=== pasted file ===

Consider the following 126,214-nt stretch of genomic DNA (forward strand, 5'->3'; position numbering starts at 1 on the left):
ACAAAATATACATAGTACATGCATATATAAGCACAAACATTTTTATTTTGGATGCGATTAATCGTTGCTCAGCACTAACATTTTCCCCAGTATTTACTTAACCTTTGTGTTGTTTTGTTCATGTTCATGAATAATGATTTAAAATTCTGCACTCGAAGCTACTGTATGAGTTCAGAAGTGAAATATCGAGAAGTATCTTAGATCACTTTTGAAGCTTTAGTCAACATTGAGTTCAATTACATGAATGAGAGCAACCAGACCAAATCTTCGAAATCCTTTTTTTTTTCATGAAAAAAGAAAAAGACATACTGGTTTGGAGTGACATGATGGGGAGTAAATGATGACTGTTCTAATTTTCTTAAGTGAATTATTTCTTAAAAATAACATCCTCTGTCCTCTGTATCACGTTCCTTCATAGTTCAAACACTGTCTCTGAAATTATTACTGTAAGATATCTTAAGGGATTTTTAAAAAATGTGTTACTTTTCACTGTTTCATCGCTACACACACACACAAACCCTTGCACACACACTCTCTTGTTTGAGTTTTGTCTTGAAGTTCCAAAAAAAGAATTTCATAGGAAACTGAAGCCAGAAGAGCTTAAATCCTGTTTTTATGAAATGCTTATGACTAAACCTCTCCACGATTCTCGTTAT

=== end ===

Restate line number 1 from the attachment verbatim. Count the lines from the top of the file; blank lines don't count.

Consider the following 126,214-nt stretch of genomic DNA (forward strand, 5'->3'; position numbering starts at 1 on the left):